Superficial Siderosis linked ataxia describes the incoordination resulting from your loss of voluntary muscle control, often beginning with your arms or legs. This form of ataxia is considered a symptom of your medical condition and differs from Hereditary Ataxia or Sporadic Ataxia, which are distinct neurological diseases. Superficial Siderosis patients frequently experience different cerebellar ataxia symptoms combined with signs of central and peripheral vestibulopathy.¹
Superficial Siderosis ataxia problems:
- Wide-based gait balance
- Hand, arm, and leg coordination problems
- Fine motor skill affecting hand and finger use
- Slurred or indistinct speech
- Difficulty eating or swallowing
- Unusual eye movements
- Lowered blood pressure upon standing up
- Sexual Dysfunction
- Sleep Apnea²
- Restless Leg Syndrome²
Balance and coordination issues are often an early sign. Nerve dysfunction may cause a longer and more extended response time between your brain and your muscles. As your muscle control becomes impaired, most individuals will need to resort to a wide-based gait movement in an attempt to stop themselves from falling.
Ataxia was referred to as The Drunken Sailor Syndrome a century ago
The constant battle to control your arm and leg movement is considered a prime contributor to the extreme fatigue felt by many superficial siderosis patients. Impaired voluntary muscle control in the face may cause speech, chewing, or swallowing problems.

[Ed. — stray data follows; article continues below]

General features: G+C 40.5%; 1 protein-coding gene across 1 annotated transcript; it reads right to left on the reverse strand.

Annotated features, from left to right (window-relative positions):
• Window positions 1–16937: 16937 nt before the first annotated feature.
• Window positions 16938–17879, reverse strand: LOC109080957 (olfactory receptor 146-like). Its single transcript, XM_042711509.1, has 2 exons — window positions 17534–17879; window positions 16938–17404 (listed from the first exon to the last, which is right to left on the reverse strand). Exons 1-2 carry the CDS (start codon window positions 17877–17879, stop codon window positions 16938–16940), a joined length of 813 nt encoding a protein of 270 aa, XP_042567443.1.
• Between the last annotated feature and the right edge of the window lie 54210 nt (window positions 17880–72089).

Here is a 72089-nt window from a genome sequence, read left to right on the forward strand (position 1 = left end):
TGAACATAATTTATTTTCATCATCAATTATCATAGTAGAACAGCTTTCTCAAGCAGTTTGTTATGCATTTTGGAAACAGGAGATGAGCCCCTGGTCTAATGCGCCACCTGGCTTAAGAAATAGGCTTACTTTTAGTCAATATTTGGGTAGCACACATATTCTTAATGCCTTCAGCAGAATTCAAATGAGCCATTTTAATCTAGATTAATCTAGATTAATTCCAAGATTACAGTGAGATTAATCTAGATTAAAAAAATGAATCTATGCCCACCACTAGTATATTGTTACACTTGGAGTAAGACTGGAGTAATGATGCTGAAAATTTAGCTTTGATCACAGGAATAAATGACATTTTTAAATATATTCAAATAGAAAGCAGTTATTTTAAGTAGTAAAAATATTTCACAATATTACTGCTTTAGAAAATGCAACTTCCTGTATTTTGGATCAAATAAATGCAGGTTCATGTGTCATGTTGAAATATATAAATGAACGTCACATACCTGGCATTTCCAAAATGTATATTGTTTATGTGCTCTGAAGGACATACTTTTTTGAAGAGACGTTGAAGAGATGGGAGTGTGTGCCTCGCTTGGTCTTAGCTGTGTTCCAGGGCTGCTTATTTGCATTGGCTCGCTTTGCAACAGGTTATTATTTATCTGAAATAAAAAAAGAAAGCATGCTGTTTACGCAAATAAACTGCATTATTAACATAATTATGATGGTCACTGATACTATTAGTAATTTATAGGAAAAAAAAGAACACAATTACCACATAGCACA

There has been past research published linking sleep disorders to cerebellar ataxia. There has been a lot of discussion in our patient community concerning the frequency of Restless Leg Syndrome (RLS) affecting community members. The evidence has found the primary sleep disorders related to cerebellar ataxias focusing on REM sleep behavior disorder (RBD), restless legs syndrome (RLS), periodic leg movement in sleep (PLMS), excessive daytime sleepiness (EDS), insomnia, and sleep apnea.
While there is no cure for neurodegenerative ataxia, specialized physical therapy has proven extremely helpful with balance and wide-based gait issues in some patients. Physicians recommend adding adaptive devices into your daily life; a cane, dual walking sticks, or rolling walker will help guard against dangerous falls. Installing ramps in place of stairs and safety bars in bathrooms will reduce trip hazards. Prescription medications are available to help relieve some of the effects, and the regular use of an APAP or CPAP machine will help control sleep apnea.
Updated: November 15, 2020
Sources: Superficial siderosis is a rare neurologic disease characterized by progressive sensorineural hearing loss, cerebellar ataxia, pyramidal signs, and neuroimaging findings revealing hemosiderin deposits in the spinal and cranial leptomeninges and subpial layer. The disease progresses slowly, and patients may present with mild cognitive impairment, nystagmus, dysmetria, spasticity, dysdiadochokinesia, dysarthria, hyperreflexia, and Babinski signs. Additional features reported include dementia, urinary incontinence, anosmia, ageusia, and anisocoria. Superficial siderosis MedGen UID: 831707 •Concept ID: CN226971 •Finding Orphanet: ORPHA247245